Get the Tech News Flash Newsletter from TechNewsWorld » View Sample | Subscribe
Welcome Guest | Sign In
ECommerceTimes.com
Women in Tech
Jack Dorsey and the End of Twitter
June 1, 2020
I'm a member of what is likely a reasonably sizable informal group of people who trained to be a CEO but declined the job -- in my case, several times. So I don't envy the position that Twitter CEO Jack Dorsey is in as he tries to figure out a way to do the right thing concerning the spread of false information and defend his company against an attack by the designated leader of the free world.
Influx of E-Com Sales? Now's the Time for 2021 Tax Planning
May 29, 2020
Consumer spending has shifted even more heavily from brick-and-mortar to e-commerce during the coronavirus pandemic. Many retailers are pivoting to e-commerce shops for the first time, and established online retailers are experiencing sizable growth. Businesses that are seeing the highest uptick are those selling "essentials" -- including groceries, office supplies and more.
Apple-Google Contact Tracing App Gets First Trial in Switzerland
May 29, 2020
Switzerland has launched a pilot program for SwissCovid, a contact tracing app based on Apple and Google's jointly developed APIs. The APIs will work with iOS 13.5 and devices running Android 6.0 or higher. The pilot involves several thousand workers at Ecole polytechnique fédérale de Lausanne, ETH Zurich, the Swiss Army, and staff at some hospitals and cantonal administrations.
Necessity May Give Us a Virtual Court System
May 25, 2020
One of the exciting things that came out of Microsoft Build was that the company has been working to create virtual court solutions. If done right, a virtual system could fix a lot of court-related problems. It would allow judges to work around their schedules better and give attorneys improved access to online resources. It also might provide a way for jurors to improve their understanding.
Apple Gingerly Sets More Stores to Reopen
May 19, 2020
Apple has reopened nearly 100 of its retail outlets around the world and plans to open another 25 in the U.S. and 12 in Canada. All of its retail stores previously were closed due to the COVID-19 pandemic. "Our commitment is to only move forward with a reopening once we're confident we can safely return to serving customers from our stores," noted Apple SVP of Retail Deirdre O'Brien.
How to Stay Safe on the Internet, Part 4: Fighting the Power
May 15, 2020
Category 2 adversaries are nothing to sneeze at, but their resources are finite. If you armor up enough, they will give up, and move onto an easier comparable target. In confronting the threat of category 3, everything you have learned ratchets up to a whole new level of paranoia. Category 3 adversaries have functionally unlimited resources for pursuing top targets.
Facebook Sets Up Political Advocacy Group as High-Tech Teeters on Edge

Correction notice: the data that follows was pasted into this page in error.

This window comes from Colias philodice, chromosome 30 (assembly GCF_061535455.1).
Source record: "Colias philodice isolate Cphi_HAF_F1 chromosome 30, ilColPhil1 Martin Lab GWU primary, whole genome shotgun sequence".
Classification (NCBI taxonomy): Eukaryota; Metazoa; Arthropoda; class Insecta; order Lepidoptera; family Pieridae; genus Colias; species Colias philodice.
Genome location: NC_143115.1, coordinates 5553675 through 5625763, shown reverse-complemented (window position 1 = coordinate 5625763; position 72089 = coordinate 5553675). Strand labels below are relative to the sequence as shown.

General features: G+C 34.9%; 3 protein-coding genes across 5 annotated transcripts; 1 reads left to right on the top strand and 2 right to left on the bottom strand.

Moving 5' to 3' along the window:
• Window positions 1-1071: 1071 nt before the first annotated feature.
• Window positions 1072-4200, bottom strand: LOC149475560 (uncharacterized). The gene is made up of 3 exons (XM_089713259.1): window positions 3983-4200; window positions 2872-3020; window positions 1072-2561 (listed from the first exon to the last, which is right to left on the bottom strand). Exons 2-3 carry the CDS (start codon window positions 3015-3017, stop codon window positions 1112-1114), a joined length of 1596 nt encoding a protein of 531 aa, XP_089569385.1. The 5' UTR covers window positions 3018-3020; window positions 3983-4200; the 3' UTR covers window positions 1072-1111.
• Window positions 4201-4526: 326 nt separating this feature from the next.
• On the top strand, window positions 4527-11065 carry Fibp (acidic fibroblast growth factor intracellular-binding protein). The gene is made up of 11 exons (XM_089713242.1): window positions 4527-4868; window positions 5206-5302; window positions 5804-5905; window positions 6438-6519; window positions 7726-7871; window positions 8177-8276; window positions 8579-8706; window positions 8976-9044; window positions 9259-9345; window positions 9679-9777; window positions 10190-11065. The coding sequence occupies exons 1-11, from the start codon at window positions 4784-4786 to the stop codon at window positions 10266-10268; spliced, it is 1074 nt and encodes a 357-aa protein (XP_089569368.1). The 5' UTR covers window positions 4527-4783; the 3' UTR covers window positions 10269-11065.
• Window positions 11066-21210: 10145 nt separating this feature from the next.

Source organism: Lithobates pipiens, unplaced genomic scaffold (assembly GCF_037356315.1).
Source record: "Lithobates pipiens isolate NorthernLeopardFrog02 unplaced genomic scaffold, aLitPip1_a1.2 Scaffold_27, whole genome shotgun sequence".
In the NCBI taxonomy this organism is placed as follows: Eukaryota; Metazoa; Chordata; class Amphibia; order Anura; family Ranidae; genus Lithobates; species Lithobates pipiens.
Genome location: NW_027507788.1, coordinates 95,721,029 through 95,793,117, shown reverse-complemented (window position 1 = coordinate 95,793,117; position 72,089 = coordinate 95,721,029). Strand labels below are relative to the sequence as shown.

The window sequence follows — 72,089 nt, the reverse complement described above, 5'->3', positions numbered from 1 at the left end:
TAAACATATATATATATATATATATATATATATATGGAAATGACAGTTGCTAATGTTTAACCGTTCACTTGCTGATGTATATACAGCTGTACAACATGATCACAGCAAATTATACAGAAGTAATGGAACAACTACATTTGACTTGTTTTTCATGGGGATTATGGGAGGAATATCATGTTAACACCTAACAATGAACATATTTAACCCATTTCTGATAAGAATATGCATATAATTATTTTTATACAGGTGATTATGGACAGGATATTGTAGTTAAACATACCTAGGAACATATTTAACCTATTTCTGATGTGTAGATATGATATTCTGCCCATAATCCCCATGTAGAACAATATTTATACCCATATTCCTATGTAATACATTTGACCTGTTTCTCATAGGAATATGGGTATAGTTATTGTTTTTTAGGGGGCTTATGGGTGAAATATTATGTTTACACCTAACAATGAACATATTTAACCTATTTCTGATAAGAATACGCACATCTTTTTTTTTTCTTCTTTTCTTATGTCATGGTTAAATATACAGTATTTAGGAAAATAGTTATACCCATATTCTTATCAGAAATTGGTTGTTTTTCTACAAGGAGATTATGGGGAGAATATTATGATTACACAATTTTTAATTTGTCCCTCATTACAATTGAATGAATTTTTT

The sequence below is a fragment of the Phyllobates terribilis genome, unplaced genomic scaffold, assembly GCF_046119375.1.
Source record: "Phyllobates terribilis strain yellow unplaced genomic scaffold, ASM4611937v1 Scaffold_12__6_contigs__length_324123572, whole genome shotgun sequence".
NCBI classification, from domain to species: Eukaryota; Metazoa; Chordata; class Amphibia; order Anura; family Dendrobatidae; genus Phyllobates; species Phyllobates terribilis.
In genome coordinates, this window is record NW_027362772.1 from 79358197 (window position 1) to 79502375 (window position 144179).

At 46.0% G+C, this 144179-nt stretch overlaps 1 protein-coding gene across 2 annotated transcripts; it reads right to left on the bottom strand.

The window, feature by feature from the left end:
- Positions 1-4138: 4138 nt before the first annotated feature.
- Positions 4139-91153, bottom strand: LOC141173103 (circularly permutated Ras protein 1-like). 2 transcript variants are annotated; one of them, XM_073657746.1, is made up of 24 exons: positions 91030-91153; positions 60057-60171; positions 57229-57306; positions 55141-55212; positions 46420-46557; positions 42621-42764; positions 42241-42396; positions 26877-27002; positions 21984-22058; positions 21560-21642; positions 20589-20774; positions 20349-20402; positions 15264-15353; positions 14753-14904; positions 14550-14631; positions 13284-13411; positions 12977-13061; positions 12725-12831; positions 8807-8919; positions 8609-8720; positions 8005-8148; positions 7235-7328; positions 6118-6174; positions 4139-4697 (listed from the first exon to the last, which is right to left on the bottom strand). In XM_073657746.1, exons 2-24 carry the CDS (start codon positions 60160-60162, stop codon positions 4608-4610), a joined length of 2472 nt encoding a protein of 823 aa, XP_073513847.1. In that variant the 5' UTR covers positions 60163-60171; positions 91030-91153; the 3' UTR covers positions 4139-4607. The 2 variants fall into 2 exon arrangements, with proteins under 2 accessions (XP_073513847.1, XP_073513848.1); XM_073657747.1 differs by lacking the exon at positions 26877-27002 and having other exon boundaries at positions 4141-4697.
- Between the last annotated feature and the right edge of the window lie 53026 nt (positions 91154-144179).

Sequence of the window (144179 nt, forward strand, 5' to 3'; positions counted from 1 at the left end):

May 13, 2020
Facebook has set up American Edge, a political advocacy group for the high-tech industry, which is drawing scrutiny from United States lawmakers. American Edge will fund ad campaigns and studies by academics to push its efforts. Facebook is working with a diverse group of stakeholders to build support for the tech industry. It formed American Edge as a nonprofit organization in December.
IBM's Strategic Approach to Diversity
May 11, 2020
IBM's outgoing CEO Ginni Rometty gave a compelling talk at IBM Think last week on how the company is fighting strategically for diversity. I know of only one other company, Cisco, that is taking a genuinely holistic, strategic view of the problem, resulting in a broad positive impact. The reason I can name only two companies is that most are taking a tactical approach.
Far-Right Spreads COVID-19 Disinformation Epidemic Online
May 5, 2020
Far-right groups and individuals in the United States are exploiting the COVID-19 pandemic to promote disinformation, hate, extremism and authoritarianism. "COVID-19 has been seized by far-right groups as an opportunity to call for extreme violence," states a report from ISD, based on a combination of natural language processing, network analysis and ethnographic online research.
We're the Adults in the Room
April 15, 2020
The U.S. Postal Service recently has been battered by a decline in the number of packages it delivers, partly caused by the coronavirus situation. It reportedly is losing $2 billion each month and will be "illiquid" by Sept. 30. The USPS is chartered to do the hard and often unprofitable work no one else wants to do, but the White House has rejected talk of a bailout for the service.
USPS Collapse Could Be Nightmare for Some Businesses
April 15, 2020
As a result of the pandemic, USPS, which has run at a loss for years, is even more cash-strapped. It expects to lose $2 billion each month during the pandemic. That prompted Postmaster General Megan Brennan to ask Congress for $50 billion in funds -- $25 billion to offset lost revenue from declining mail volume due to the pandemic, and another $25 billion for modernization.
The Pandemic's Toll on Privacy Laws
April 6, 2020
Life as we knew it before the coronavirus is gone forever, and many changes will manifest in the pandemic's aftermath. How will it impact privacy laws around the globe? No one knows for sure, and we will not know until after the coronavirus is behind us. Cybercriminals long have been taking advantage of the Internet, and now the spread of COVID-19 has sped up their evil work.
Government COVID-19 Responses: 3 Massive Mistakes, 1 Huge Success
April 6, 2020
People don't trust their governments for a good reason. Governments lie to them regularly. In the ongoing COVID-19 event, we in the U.S. initially were told that there was little risk. The first 15 people who came to the U.S. with the virus soon would get well. We were advised to go about our day -- and many people did. They got on planes, departed for cruises, and went about their lives.
Coronavirus Threat Sparks Revolt at Amazon, Whole Foods, Instacart
April 2, 2020
Amazon has promised to check temperatures and provide surgical masks for workers at its fulfillment centers and Whole Foods grocery stores starting next week. Instacart workers have not received similar promises. The news came in the midst of brewing turmoil among employees. Some full-time and contract workers at Whole Foods, Amazon and Instacart walked out or called in sick on Monday and Tuesday.
Fast Coronavirus Test Gets Emergency FDA Approval
March 31, 2020
Abbott will deliver 50,000 COVID-19 tests per day to healthcare workers, starting Wednesday, using its modified ID NOW testing process. Bringing rapid coronavirus testing capacity to the medical front lines is crucial in the battle to flatten the rising death and infection curve worldwide. The FDA issued emergency authorization for the point-of-care test.
COVID-19 Outbreak: Thoughts From the Stay-at-Home Front
March 23, 2020